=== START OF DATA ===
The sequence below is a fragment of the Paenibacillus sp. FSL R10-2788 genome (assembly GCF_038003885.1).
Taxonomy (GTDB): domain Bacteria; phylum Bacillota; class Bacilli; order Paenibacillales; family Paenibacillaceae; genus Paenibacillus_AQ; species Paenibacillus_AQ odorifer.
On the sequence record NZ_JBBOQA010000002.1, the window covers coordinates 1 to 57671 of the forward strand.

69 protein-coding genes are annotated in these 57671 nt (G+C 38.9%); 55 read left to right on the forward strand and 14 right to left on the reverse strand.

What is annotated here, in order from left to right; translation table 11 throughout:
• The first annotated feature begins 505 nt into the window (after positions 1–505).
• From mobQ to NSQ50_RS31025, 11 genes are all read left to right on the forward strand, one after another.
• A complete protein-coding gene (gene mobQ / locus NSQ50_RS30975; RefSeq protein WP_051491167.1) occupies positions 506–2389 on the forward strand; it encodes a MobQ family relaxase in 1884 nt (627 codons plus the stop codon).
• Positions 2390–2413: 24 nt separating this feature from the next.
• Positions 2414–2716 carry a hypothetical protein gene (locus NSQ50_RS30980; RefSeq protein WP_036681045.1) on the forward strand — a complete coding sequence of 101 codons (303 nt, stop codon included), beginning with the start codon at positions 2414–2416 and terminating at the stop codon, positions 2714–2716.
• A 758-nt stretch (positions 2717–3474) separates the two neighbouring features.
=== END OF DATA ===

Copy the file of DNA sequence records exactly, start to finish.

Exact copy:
The sequence below is a fragment of the Paenibacillus sp. FSL R10-2788 genome (assembly GCF_038003885.1).
Taxonomy (GTDB): domain Bacteria; phylum Bacillota; class Bacilli; order Paenibacillales; family Paenibacillaceae; genus Paenibacillus_AQ; species Paenibacillus_AQ odorifer.
On the sequence record NZ_JBBOQA010000002.1, the window covers coordinates 1 to 57671 of the forward strand.

69 protein-coding genes are annotated in these 57671 nt (G+C 38.9%); 55 read left to right on the forward strand and 14 right to left on the reverse strand.

What is annotated here, in order from left to right; translation table 11 throughout:
• The first annotated feature begins 505 nt into the window (after positions 1–505).
• From mobQ to NSQ50_RS31025, 11 genes are all read left to right on the forward strand, one after another.
• A complete protein-coding gene (gene mobQ / locus NSQ50_RS30975; RefSeq protein WP_051491167.1) occupies positions 506–2389 on the forward strand; it encodes a MobQ family relaxase in 1884 nt (627 codons plus the stop codon).
• Positions 2390–2413: 24 nt separating this feature from the next.
• Positions 2414–2716 carry a hypothetical protein gene (locus NSQ50_RS30980; RefSeq protein WP_036681045.1) on the forward strand — a complete coding sequence of 101 codons (303 nt, stop codon included), beginning with the start codon at positions 2414–2416 and terminating at the stop codon, positions 2714–2716.
• A 758-nt stretch (positions 2717–3474) separates the two neighbouring features.